The first thing you have to do before taking your baitcasting reel out is to ensure that the drag and tension settings are comfortable for you. To adjust the settings, locate the magnetic wheels on the backside of the baitcasting rod, and turn it until you feel it is comfortable for you. How do you know when you get the right feel?

As a beginner (if you haven’t cast with a baitcasting rod before), you may not know what is right. So, set the resistance wheel to 9. This high level of resistance will keep your first few attempts safe and controlled. Baitcasting reels use a centrifugal braking system and tension knob. So, when the line is cast, it creates drag.

After your first attempts at casting with a baitcasting rod, you can then reduce the resistance settings. Reducing it allows you to cast into a greater distance effortlessly.

You have to be very careful when changing the settings on your baitcasting rod. The design is complex. It will go out of balance if you do something wrong. So, it is advisable to call a professional to help you adjust the settings

3. Reel your lure in.

Turn the baitcasting reel crank clockwise until your lure is 12 to 15 inches (30 to 38cm) from the rod tip. To ensure maximum leverage and momentum when you cast the rod, you should ensure that your lure is about 1 foot away from the end of the rod.

4. Position the reel mechanisms facing upward.

Turn your fishing rod so that the spool and reel crank is facing up. This way, you’ll be able to see them and your wrist will be able to snap on the cast properly.

Check out this Baitcasting Fishing Rod and Reel Kit on Amazon

5. Grip the rod firmly.

To get a good grip on the rod, place your thumb at a slight angle on the outer edge of the spool and not on the fishing line as you would do with the other types of rod. Keeping it on the spool gives you more control over the flow of the line and also prevents accidental obstruction of the spool during the cast.

Many anglers prefer to cast and reel baitcasting rods with the same hand. If you want to do this, you have to switch your grip after you cast.

6. Press the spool release button on the reel.

When you hit the spool release button after positioning your hand well, you disengage the spool and allow it to turn freely. Also, this allows you to carry out longer casts into the river. Immediately you hit the button, you have to place your thumb over the spool wheel to prevent the spool from unwinding. Many baitcasting reels have a bar or narrow button behind the reel where you can quickly place your thumb.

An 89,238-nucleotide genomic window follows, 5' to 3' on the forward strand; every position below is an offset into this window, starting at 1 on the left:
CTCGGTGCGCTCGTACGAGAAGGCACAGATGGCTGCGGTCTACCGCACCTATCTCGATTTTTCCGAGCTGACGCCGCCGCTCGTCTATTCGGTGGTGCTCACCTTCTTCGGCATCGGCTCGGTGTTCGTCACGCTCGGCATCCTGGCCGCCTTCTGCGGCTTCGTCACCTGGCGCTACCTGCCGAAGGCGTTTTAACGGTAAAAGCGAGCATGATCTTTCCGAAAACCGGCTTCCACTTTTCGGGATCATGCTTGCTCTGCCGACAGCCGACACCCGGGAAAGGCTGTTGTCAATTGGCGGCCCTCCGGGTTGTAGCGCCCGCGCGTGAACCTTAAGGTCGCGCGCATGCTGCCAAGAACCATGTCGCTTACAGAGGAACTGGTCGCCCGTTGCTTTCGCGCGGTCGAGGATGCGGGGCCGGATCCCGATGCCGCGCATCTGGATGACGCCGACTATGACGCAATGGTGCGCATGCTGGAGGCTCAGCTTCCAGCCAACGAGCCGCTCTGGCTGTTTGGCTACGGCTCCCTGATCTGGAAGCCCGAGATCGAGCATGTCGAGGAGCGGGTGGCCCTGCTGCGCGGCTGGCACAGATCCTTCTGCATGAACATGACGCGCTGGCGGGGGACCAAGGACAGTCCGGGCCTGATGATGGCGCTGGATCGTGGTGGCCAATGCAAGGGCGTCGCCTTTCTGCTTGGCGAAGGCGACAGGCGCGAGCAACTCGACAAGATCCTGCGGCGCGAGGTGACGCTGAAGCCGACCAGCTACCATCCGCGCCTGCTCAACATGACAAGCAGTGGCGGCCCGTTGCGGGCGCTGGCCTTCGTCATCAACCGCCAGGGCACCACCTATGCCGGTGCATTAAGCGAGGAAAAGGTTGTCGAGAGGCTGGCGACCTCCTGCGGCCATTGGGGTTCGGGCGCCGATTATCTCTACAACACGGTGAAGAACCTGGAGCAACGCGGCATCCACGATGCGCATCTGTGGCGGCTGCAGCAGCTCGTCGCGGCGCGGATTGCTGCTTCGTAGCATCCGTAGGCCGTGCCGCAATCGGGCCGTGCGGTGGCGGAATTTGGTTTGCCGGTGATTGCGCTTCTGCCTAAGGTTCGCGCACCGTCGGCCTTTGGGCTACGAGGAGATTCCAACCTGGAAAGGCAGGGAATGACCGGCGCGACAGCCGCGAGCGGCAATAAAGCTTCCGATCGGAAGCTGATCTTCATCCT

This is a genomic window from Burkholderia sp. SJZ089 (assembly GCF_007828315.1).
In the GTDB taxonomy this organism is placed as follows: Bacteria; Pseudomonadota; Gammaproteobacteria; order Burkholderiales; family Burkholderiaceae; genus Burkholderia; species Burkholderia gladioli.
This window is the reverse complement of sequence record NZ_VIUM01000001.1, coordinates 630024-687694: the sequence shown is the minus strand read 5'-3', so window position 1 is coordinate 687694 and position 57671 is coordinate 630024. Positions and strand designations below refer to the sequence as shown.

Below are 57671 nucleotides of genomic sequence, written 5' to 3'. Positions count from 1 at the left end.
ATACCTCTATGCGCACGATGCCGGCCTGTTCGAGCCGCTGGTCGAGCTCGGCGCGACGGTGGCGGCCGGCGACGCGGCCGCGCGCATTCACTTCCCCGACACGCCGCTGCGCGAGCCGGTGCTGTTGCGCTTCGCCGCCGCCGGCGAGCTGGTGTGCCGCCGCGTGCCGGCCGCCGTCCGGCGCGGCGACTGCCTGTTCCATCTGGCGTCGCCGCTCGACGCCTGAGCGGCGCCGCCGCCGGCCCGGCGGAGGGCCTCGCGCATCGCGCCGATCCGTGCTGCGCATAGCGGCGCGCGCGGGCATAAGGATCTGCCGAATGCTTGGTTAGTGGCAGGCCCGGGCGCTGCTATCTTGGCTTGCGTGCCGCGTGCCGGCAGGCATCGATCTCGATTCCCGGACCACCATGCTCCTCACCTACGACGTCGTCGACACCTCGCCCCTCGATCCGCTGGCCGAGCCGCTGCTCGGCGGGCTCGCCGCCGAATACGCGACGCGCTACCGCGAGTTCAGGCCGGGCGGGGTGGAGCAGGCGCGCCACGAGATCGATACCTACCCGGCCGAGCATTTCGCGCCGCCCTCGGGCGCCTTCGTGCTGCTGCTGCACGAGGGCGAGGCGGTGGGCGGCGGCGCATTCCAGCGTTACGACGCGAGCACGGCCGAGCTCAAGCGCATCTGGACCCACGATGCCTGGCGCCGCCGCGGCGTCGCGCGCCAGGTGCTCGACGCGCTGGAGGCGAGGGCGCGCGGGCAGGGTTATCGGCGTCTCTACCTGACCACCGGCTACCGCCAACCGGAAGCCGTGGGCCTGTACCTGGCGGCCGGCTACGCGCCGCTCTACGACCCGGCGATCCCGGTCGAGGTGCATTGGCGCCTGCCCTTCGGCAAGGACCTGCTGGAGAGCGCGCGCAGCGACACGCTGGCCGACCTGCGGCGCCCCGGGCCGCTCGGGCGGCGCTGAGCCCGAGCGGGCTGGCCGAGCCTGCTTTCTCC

If you use an older baitcasting rod, you may not find the spool release button on the reel. Instead, it will be located on the outer spool-side edge of the rod.

7. Raise your casting arm towards your shoulder.

Raise the tip of the rod off until you have it pointing behind you at a slight angle, not straight. Then, flex your bent elbow out beside your face. This is not a compulsory position. The most important thing when casting with a baitcasting rod is that you’re very comfortable with the position. Your elbow doesn’t need to be held out at a precise angle.

To know if you’re holding the rod too low, check if it dips down to waist level or below. If it does, raise it slightly.

8. Swing the rod forward.

In a quick motion, swing your rod forward while removing your thumb from the spool wheel. This whip-like motion causes your lure or bait to go charging in whatever direction you’re facing. Because your finger is no longer on the spool wheel, your line will unwind freely. The cast will be complete when the rod is pointing in front of you.

Make sure your arm remains relaxed during the casting process. With a baitcasting rod, you don’t need to apply force to carry out an excellent cast. You need to be calm, and precise, and let the bait do the work for you.

9. Slowly return your thumb to the reel spool.

Before your bait reaches the water, place your thumb lightly on the spool. This allows the line to slowly come to a stop. If you don’t press it firmly, the process happens smoothly. Make sure the line has stopped moving before it touches the water. If you don’t stop the line before it gets into the water, you may end up with a bird’s nest. This means your line will tangle and you have to straighten it out before you can get your lure back.

Check out this video for a basic guide on how to cast a baitcaster:

Check out these other articles and guides:

How to Cast a Spin Casting Rod

To cast with a spincasting rod:

1. Position yourself.

Always make sure you’re facing the right direction before you start casting your fishing rod. To give yourself a more stable base when you’re facing the area of the water where you want to fish, bend your knees a little lower your center of gravity. Make sure your shoulders are squared and your feet are placed side by side. If you feel more comfortable with an angled stance, you can place your non-dominant leg in front while the other stays behind.

2. Reel in the fishing line.

To get you’re the lure hanging lower, turn the reel crank clockwise. The lure should be hanging about 1 foot from the end of your fishing rod. This way, your line would be able to travel far over the water.

3. Hold the rod handle.

To grip the handle of your rod, locate the reel button. Your thumb should go directly below this button while the rest of your fingers are wrapped around the rod to ensure that your grip is tight and the rod won’t be flying off your hands when you try to cast. Most spin-casting rods also have a small seat on the underside where your fingers will seat for more stability.

You can hold the rod with any hand you want, but most anglers prefer to cast their spin-casting rod with their dominant hand.

4. Disengage the spool line.

To disengage the spool line, you have to press and hold the button at the back of the reel with your thumb. You should hold the button firmly. When you want to cast, the line will shoot across the water. If you press the button and the line drips more than 2 to 3 inches, it means you haven’t pressed the button firmly. The line isn’t supposed to drop so low. So, reel your line in and start the process again.

5. Position your hands to cast.

With the fishing rod in your hand, raise your arm until upwards vertically until it is in front of your face. Let your arm movement come from your elbow and not your shoulder. The rod should either be pointing vertically or slightly pointing behind you when you raise your arm.